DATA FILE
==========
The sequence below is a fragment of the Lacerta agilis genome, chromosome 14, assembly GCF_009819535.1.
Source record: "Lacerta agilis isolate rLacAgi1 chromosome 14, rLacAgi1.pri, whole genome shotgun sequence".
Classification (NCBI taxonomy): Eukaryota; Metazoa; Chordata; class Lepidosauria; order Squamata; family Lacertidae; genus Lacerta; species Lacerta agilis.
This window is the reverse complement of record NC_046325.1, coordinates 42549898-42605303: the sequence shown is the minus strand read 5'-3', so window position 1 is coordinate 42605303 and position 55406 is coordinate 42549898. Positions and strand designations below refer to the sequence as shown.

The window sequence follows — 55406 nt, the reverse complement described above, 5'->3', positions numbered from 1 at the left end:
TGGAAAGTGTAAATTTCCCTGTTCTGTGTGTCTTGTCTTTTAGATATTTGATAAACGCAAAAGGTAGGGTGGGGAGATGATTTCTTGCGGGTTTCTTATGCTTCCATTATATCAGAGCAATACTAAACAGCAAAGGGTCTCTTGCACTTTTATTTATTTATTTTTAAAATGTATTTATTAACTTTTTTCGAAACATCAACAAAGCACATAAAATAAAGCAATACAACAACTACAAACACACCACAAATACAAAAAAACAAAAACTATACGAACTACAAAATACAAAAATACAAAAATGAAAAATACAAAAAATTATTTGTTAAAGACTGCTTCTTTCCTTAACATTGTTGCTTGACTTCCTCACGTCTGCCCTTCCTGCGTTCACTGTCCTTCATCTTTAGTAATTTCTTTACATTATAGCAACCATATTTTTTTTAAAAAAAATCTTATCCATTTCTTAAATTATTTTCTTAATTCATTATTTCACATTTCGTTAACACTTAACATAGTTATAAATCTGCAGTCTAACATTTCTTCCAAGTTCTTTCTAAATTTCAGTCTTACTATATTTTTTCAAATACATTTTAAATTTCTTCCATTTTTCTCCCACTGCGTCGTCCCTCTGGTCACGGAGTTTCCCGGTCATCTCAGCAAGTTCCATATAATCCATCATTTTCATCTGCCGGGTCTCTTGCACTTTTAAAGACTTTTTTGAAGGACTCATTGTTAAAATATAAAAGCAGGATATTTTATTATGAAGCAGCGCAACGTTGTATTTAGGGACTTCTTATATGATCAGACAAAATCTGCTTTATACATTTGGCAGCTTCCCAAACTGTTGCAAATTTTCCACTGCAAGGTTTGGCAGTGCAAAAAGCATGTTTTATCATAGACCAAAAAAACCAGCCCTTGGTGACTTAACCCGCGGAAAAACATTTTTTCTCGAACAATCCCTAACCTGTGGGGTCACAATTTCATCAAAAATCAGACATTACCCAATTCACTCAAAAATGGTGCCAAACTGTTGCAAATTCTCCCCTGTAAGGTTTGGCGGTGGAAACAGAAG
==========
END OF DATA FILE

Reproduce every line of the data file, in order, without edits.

The sequence below is a fragment of the Lacerta agilis genome, chromosome 14, assembly GCF_009819535.1.
Source record: "Lacerta agilis isolate rLacAgi1 chromosome 14, rLacAgi1.pri, whole genome shotgun sequence".
Classification (NCBI taxonomy): Eukaryota; Metazoa; Chordata; class Lepidosauria; order Squamata; family Lacertidae; genus Lacerta; species Lacerta agilis.
This window is the reverse complement of record NC_046325.1, coordinates 42549898-42605303: the sequence shown is the minus strand read 5'-3', so window position 1 is coordinate 42605303 and position 55406 is coordinate 42549898. Positions and strand designations below refer to the sequence as shown.

The window sequence follows — 55406 nt, the reverse complement described above, 5'->3', positions numbered from 1 at the left end:
TGGAAAGTGTAAATTTCCCTGTTCTGTGTGTCTTGTCTTTTAGATATTTGATAAACGCAAAAGGTAGGGTGGGGAGATGATTTCTTGCGGGTTTCTTATGCTTCCATTATATCAGAGCAATACTAAACAGCAAAGGGTCTCTTGCACTTTTATTTATTTATTTTTAAAATGTATTTATTAACTTTTTTCGAAACATCAACAAAGCACATAAAATAAAGCAATACAACAACTACAAACACACCACAAATACAAAAAAACAAAAACTATACGAACTACAAAATACAAAAATACAAAAATGAAAAATACAAAAAATTATTTGTTAAAGACTGCTTCTTTCCTTAACATTGTTGCTTGACTTCCTCACGTCTGCCCTTCCTGCGTTCACTGTCCTTCATCTTTAGTAATTTCTTTACATTATAGCAACCATATTTTTTTTAAAAAAAATCTTATCCATTTCTTAAATTATTTTCTTAATTCATTATTTCACATTTCGTTAACACTTAACATAGTTATAAATCTGCAGTCTAACATTTCTTCCAAGTTCTTTCTAAATTTCAGTCTTACTATATTTTTTCAAATACATTTTAAATTTCTTCCATTTTTCTCCCACTGCGTCGTCCCTCTGGTCACGGAGTTTCCCGGTCATCTCAGCAAGTTCCATATAATCCATCATTTTCATCTGCCGGGTCTCTTGCACTTTTAAAGACTTTTTTGAAGGACTCATTGTTAAAATATAAAAGCAGGATATTTTATTATGAAGCAGCGCAACGTTGTATTTAGGGACTTCTTATATGATCAGACAAAATCTGCTTTATACATTTGGCAGCTTCCCAAACTGTTGCAAATTTTCCACTGCAAGGTTTGGCAGTGCAAAAAGCATGTTTTATCATAGACCAAAAAAACCAGCCCTTGGTGACTTAACCCGCGGAAAAACATTTTTTCTCGAACAATCCCTAACCTGTGGGGTCACAATTTCATCAAAAATCAGACATTACCCAATTCACTCAAAAATGGTGCCAAACTGTTGCAAATTCTCCCCTGTAAGGTTTGGCGGTGGAAACAGAAG